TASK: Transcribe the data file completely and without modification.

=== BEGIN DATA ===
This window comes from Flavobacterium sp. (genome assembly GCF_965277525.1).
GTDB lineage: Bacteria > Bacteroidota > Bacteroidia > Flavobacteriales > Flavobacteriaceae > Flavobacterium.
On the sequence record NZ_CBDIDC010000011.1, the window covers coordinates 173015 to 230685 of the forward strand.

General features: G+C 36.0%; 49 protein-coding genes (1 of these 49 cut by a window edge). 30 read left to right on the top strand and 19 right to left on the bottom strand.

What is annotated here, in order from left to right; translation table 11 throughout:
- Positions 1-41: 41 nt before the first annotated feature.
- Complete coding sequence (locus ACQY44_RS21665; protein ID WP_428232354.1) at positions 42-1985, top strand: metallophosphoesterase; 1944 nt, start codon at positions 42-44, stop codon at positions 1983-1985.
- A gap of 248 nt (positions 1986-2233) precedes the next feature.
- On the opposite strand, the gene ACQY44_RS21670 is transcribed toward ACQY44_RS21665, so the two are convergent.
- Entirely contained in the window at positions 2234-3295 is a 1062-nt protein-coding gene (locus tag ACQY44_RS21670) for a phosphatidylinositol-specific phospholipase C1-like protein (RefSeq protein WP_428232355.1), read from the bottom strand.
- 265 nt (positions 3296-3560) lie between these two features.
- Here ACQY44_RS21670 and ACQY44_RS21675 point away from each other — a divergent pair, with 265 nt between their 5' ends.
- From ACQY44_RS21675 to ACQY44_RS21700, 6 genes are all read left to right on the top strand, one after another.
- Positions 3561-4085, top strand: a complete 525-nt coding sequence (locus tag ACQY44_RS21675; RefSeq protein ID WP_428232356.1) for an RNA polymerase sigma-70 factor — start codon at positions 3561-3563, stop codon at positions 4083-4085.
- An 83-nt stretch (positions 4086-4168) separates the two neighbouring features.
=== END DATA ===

This window comes from Flavobacterium sp. (genome assembly GCF_965277525.1).
GTDB lineage: Bacteria > Bacteroidota > Bacteroidia > Flavobacteriales > Flavobacteriaceae > Flavobacterium.
On the sequence record NZ_CBDIDC010000011.1, the window covers coordinates 173015 to 230685 of the forward strand.

General features: G+C 36.0%; 49 protein-coding genes (1 of these 49 cut by a window edge). 30 read left to right on the top strand and 19 right to left on the bottom strand.

What is annotated here, in order from left to right; translation table 11 throughout:
- Positions 1-41: 41 nt before the first annotated feature.
- Complete coding sequence (locus ACQY44_RS21665; protein ID WP_428232354.1) at positions 42-1985, top strand: metallophosphoesterase; 1944 nt, start codon at positions 42-44, stop codon at positions 1983-1985.
- A gap of 248 nt (positions 1986-2233) precedes the next feature.
- On the opposite strand, the gene ACQY44_RS21670 is transcribed toward ACQY44_RS21665, so the two are convergent.
- Entirely contained in the window at positions 2234-3295 is a 1062-nt protein-coding gene (locus tag ACQY44_RS21670) for a phosphatidylinositol-specific phospholipase C1-like protein (RefSeq protein WP_428232355.1), read from the bottom strand.
- 265 nt (positions 3296-3560) lie between these two features.
- Here ACQY44_RS21670 and ACQY44_RS21675 point away from each other — a divergent pair, with 265 nt between their 5' ends.
- From ACQY44_RS21675 to ACQY44_RS21700, 6 genes are all read left to right on the top strand, one after another.
- Positions 3561-4085, top strand: a complete 525-nt coding sequence (locus tag ACQY44_RS21675; RefSeq protein ID WP_428232356.1) for an RNA polymerase sigma-70 factor — start codon at positions 3561-3563, stop codon at positions 4083-4085.
- An 83-nt stretch (positions 4086-4168) separates the two neighbouring features.